I left Austin on a Delta flight into L.A. I was really excited to arrive. Austin was a beautiful city, but there is an amazing energy is big cities that I love, and the bustle of LAX help set that mood.
After checking into my airbnb and getting some dinner, I was going to head to meet some pals from Australia for a drink, when I popped back to my Airbnb. It was a little chilly compared to the humid heat of Texas and I needed some jeans. My airbnb host had a friend over for drinks, offered me one and an invitation to see a friend of his workplace - a private museum of antiquities for the mega rich to look at and buy.
what an incredible experience; Egyptian artificers, including a $2.5 million bust of Akhenaten!, Chinese terracotta soldiers, indigenous American statues, Aztec skulls, Roman pots and African carvings. An incredible experience.
I also had the opportunity to catch up with my dear friend Janet, an amazing soprano living in L.A. and hopefully we can work on a project in the future.
I also went on a tour of the historic Paramount Studios, which any fan of the film Subset Blvd., as I am, would froth over.
However, my time in L.A. was mostly taken up spending some great times with good friends, eating well, drinking coffee and with one special American friend lots of deep discussions around Australian politics, culture, issues in the American society and the future of both countries.
Los Angeles was quite whirlwind, and I left after 3 nights to a much colder San Francisco.
I was staying in a lovely apartment in the Mission area, which was the former Hispanic neighbourhood.
I drank great coffee, ate some really good food and experienced two very moving artistic moments.
The first was planned; attending rehearsal of Gustav Mahlers amazing 9th Symphony with Michael Tilson Thomas and the San Francisco Symphony Orchestra. Beautiful playing, amazing sound quality and MTT was a real inspiring artist, who had insightful things to say about the work and produced a great sound from the orchestra.
The second was a total fluke. I had a spare hour, so wandered the Museum of Modern art where there was a small exhibition on post WWII California artists who had studied at the local art school. The one work that really stuck out to me was Narkissos by Jess, a phenomenal work of pencil and collage that he created across his life time. I didn’t mind his paintings as transformative, but the pencil work, especially this huge seminal piece was really incredible and inspiring.
A hilarious moment happened while leaving SF. I found out that the amazing Ashley Dougan, choreographer for the origonal Orpheus season was flying in the morning I was flying out. So, I thought I could wait for a bit, say hi then check in with an hour to spare. I forgot about how busy American airports are, and couldn’t get my case on board in time! So, the very helpful Alaskan Airline rep got me on a later flight and an upgrade!
My imediate reaction to Washington D.C. was informed by friends who mentioned how relaxed, interesting and livable the city is. and I totally agree. A relaxed, warm, welcoming city full of so many opportunities to nerd out, which is such an important thing for me! I spent most of my time riding around on bikes, which was an excellent way to see the city. Did a lot of sightseeing and museum hopping.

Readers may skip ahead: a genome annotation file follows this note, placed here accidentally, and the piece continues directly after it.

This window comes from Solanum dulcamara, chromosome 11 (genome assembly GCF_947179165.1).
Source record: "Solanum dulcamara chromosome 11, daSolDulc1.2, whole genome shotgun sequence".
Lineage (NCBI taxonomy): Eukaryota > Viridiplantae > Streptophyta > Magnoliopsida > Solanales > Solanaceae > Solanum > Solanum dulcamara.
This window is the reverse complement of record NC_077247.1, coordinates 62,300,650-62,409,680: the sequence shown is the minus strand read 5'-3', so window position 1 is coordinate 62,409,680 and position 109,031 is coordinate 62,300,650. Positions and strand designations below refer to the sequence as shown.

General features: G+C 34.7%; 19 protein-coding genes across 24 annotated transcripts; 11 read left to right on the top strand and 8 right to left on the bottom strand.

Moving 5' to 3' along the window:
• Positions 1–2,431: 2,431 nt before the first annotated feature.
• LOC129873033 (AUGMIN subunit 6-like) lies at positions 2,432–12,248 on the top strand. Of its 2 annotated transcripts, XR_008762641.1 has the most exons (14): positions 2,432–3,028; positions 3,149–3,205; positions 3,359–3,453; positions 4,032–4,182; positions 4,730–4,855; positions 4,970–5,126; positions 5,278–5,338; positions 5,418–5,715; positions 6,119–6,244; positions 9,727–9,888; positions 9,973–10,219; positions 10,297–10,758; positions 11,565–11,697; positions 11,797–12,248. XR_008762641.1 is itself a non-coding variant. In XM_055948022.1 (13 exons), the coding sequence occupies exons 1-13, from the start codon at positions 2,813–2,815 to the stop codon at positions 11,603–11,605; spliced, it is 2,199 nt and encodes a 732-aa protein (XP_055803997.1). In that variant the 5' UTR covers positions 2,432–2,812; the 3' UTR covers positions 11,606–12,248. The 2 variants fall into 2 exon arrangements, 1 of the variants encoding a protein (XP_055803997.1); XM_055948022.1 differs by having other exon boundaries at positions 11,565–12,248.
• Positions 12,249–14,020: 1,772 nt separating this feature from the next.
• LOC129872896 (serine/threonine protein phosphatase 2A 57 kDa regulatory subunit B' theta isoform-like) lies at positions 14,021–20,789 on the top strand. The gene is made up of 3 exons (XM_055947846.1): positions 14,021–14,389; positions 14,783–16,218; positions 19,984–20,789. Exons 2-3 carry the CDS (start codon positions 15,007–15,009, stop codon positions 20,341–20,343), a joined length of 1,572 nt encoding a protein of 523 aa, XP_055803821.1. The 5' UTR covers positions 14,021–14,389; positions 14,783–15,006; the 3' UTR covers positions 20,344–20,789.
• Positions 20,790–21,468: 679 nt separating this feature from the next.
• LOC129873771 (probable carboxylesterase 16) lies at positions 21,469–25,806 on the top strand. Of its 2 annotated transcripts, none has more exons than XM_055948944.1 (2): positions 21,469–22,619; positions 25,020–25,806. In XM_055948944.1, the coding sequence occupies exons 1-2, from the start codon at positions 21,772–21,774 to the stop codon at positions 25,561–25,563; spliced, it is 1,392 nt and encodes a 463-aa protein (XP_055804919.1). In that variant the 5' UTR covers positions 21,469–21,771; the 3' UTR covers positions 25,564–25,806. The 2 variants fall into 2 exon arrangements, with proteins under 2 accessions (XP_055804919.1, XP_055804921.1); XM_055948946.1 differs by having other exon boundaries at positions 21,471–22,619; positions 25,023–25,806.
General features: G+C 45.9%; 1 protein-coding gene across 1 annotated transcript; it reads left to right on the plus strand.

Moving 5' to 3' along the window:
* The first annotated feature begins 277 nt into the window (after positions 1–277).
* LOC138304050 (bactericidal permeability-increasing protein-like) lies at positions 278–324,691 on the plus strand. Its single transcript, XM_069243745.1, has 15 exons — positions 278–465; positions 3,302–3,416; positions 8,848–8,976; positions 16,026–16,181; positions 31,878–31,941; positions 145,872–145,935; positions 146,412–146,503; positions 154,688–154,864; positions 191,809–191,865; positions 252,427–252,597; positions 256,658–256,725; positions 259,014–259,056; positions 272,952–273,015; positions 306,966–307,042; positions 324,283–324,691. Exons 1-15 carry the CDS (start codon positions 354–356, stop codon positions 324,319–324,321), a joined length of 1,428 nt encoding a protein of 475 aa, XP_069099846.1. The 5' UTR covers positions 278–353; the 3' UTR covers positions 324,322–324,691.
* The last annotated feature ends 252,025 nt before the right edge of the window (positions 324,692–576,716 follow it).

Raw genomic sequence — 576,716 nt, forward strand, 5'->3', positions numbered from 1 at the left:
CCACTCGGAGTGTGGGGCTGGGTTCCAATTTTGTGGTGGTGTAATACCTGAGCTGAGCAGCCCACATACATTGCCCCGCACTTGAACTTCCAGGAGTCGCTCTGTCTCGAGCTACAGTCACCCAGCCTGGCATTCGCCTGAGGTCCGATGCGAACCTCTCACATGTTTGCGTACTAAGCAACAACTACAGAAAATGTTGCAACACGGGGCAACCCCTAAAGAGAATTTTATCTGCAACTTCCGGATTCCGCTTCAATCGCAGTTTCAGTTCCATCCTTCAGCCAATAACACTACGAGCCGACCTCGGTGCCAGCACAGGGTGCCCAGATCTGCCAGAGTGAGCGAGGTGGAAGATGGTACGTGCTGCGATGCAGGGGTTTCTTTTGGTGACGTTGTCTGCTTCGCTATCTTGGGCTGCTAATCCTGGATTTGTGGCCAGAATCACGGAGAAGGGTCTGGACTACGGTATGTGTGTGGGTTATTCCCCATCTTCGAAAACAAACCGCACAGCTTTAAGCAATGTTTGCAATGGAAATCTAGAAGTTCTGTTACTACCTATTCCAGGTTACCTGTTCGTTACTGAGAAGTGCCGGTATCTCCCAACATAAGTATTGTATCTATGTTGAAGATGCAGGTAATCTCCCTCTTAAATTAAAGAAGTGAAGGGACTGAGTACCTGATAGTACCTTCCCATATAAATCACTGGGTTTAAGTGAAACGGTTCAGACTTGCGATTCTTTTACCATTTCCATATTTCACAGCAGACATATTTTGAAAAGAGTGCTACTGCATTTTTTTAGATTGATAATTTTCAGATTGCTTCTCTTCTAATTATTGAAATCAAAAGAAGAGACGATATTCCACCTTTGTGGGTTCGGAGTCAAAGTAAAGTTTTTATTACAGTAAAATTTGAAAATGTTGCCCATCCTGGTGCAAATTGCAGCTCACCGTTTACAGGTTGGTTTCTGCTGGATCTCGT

My favourite musuem would have to be the Museum of the American Indian, which still shocks me to say. I would assume it would be Native American, but no. And a lot of the videos of the native Americans consulted on exhibitions referred to themselves as Indians, rather then native Americans. I found this very interested and didn’t realised that it might not be as taboo as I thought to refer to someone as an American Indian. The musuem was a tasteful and insightful way to explore the various first nationals cultures of all the americas. Knowing and seeing more about the March of tears, the Indian war and the civil rights movement was harrowing.
While in D.C. I was an excellent performance of some Mozart music with the National Symphony with Nathalie Sturtzmann, who I adore. While at the performance I chatted to a lovely lady, Nancy, next to me. A big music fan and supporter in the city, we exchanged emails and she said she would have a listen to my music.
The other concert I went to was Hello, Dolly! It was a total joy. Betty Buckley was so amazing to see live and delivered so well in the role. The rest of the cast was amazing, the production was really excellent, fun and colourful and the band played excellently.
Going to the Kennedy Centre was a little bucket list moment that I loved.
An amazing moment for me in D.C. was joining up to the Library of Congress and exploring the archieve. I handled the origonal scores of Candide by Leonard Bernstein, Aaron Copland’s Third Symphony and late works of Stravinsky. All amazing, but the Stravinsky was life changing. Most were final drafts for the publisher, so not hand written but still very insightful, especially to the detail of the eye and the handwriting of the master.
As with the Ravel and Debussy works in Austin, incredibly humbling to see and feel the works of the great masters, providing a bridge to the past that is so inspiring to me.
Current ideas for works:
- a symphony based on the key moments from Orpheus. Versions for both orchestra and concert band.
- a large scale work for violin and ensemble, comprising some staging and movement ideas I want to develop. Variation around a melody from a song called Salvation. Maybe even violin concerto, eventually.
Special thanks to the Ian Potter Cultural Trust for contributing funds to making this trip and performance possible.
*sorry for any typos, I’ve written this on my phone.